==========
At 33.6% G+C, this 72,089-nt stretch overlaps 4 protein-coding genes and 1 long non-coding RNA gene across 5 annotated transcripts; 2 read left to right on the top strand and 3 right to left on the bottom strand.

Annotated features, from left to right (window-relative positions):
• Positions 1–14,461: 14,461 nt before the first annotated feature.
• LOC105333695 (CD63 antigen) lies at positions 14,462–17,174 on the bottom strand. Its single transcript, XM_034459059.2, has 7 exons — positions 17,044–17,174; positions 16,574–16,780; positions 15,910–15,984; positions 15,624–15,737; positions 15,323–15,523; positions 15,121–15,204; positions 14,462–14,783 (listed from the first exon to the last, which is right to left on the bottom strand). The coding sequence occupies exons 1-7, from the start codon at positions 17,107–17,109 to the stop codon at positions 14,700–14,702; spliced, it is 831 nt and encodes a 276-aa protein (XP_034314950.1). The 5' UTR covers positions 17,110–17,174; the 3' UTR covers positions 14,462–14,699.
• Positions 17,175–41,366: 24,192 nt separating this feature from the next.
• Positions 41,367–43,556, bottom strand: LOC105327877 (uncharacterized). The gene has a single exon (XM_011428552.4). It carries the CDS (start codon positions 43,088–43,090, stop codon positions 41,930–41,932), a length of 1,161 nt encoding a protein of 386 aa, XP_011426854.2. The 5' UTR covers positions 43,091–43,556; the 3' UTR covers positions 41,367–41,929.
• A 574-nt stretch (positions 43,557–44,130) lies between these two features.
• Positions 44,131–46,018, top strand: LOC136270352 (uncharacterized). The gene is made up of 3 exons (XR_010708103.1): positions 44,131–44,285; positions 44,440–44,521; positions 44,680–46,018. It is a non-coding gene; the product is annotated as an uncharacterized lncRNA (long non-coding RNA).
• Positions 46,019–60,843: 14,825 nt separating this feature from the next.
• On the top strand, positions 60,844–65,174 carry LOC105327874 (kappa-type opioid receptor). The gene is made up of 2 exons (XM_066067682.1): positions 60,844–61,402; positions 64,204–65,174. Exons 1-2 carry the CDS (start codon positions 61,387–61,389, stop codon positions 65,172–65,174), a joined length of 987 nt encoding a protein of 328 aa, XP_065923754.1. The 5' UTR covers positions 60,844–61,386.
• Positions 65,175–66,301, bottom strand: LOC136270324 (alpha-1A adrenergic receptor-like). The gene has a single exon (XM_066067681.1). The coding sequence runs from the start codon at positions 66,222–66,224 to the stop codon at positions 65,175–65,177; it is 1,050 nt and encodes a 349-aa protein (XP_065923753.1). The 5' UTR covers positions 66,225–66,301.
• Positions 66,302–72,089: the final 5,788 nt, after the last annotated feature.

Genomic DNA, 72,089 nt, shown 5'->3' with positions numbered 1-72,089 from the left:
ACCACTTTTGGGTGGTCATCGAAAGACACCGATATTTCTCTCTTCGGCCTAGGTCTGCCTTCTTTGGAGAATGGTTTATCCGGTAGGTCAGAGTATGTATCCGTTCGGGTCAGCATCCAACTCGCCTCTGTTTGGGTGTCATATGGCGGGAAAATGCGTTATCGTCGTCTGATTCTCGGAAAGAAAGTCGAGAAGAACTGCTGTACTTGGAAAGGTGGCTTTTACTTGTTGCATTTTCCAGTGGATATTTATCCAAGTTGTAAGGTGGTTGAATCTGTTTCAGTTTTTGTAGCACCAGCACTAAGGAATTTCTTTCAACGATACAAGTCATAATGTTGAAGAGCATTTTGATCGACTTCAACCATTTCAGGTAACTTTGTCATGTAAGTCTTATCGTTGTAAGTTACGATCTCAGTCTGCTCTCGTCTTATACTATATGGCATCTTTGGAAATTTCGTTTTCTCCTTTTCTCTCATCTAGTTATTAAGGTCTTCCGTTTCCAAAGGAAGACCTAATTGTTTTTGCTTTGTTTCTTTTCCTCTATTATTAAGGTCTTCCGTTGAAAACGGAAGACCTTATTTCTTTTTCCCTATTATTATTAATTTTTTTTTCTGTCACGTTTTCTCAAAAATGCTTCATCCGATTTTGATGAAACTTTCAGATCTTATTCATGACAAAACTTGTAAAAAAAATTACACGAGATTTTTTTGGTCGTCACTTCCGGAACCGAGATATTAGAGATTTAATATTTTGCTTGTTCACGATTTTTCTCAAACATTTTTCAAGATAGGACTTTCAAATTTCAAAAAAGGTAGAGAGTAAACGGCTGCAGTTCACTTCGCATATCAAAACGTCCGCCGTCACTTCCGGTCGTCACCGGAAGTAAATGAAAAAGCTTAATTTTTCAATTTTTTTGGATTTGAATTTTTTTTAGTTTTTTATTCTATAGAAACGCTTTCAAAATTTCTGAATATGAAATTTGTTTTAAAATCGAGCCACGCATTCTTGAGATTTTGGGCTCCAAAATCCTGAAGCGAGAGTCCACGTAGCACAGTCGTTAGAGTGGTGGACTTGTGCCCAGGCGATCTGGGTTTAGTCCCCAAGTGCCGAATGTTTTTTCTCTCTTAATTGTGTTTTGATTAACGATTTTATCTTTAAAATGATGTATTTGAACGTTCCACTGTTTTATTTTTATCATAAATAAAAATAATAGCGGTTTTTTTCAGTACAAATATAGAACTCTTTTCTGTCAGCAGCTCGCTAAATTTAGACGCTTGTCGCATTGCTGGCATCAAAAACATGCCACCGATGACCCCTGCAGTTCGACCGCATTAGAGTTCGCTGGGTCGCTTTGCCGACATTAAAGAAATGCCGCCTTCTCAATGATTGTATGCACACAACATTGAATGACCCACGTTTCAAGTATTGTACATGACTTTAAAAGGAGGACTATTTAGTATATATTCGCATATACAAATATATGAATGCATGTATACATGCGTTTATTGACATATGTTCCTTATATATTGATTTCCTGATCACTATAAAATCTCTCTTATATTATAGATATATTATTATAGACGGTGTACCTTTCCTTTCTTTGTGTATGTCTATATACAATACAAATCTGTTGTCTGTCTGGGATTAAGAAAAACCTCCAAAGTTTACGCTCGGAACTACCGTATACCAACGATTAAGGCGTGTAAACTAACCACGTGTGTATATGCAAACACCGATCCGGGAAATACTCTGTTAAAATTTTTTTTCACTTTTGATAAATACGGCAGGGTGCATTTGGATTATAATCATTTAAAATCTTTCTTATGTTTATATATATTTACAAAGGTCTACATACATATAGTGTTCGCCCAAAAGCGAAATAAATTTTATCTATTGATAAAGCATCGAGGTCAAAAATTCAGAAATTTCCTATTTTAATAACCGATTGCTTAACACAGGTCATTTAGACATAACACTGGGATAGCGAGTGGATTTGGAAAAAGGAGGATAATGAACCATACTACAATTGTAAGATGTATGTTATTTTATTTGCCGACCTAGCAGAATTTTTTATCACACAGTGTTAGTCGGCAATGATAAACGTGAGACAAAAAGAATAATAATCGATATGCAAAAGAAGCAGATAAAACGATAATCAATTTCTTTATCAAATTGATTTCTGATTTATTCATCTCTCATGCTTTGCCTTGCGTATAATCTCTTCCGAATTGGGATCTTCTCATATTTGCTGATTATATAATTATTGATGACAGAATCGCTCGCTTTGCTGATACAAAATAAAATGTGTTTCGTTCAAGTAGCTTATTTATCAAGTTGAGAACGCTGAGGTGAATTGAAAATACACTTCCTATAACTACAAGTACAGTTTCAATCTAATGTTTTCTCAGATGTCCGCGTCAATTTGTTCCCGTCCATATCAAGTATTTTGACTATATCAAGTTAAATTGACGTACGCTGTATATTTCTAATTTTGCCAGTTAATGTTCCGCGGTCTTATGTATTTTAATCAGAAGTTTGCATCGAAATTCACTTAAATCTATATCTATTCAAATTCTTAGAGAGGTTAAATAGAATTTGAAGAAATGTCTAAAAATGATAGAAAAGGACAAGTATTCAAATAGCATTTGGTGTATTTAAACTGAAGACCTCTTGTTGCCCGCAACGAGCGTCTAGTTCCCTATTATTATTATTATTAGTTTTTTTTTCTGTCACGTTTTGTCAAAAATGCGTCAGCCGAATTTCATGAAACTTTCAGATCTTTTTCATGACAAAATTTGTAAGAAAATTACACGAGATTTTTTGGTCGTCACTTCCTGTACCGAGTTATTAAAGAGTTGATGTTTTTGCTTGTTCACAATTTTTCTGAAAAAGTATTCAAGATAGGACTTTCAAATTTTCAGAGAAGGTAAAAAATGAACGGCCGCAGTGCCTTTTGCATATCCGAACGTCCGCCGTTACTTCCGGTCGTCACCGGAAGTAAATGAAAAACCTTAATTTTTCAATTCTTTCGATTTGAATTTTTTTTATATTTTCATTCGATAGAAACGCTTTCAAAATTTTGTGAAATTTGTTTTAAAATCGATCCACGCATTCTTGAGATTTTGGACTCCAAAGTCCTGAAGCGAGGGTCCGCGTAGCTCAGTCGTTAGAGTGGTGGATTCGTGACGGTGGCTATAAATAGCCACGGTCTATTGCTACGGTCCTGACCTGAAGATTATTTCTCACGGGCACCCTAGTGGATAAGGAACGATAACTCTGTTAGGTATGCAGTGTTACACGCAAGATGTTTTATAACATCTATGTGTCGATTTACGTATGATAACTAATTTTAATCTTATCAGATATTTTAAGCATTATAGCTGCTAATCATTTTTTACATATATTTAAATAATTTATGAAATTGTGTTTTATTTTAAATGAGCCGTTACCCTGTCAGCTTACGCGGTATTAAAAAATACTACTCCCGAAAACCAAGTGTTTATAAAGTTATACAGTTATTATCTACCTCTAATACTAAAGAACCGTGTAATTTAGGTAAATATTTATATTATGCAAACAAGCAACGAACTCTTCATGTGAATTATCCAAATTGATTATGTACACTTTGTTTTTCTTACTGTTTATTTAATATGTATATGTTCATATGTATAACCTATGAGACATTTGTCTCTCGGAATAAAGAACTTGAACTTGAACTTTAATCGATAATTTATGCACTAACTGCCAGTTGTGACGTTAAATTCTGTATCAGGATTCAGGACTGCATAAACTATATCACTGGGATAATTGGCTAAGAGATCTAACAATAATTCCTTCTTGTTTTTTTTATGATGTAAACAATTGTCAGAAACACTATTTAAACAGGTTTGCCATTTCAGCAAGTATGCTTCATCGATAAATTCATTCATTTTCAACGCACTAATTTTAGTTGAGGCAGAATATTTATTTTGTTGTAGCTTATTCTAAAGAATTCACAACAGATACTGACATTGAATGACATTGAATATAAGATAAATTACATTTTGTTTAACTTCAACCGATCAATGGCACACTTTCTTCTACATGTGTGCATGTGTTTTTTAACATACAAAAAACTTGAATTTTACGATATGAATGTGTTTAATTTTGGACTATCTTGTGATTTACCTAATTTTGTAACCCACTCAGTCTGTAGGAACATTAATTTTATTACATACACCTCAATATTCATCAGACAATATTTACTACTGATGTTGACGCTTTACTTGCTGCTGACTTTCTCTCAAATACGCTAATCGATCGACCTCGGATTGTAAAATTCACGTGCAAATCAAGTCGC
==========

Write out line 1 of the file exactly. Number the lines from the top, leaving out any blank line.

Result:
At 33.6% G+C, this 72,089-nt stretch overlaps 4 protein-coding genes and 1 long non-coding RNA gene across 5 annotated transcripts; 2 read left to right on the top strand and 3 right to left on the bottom strand.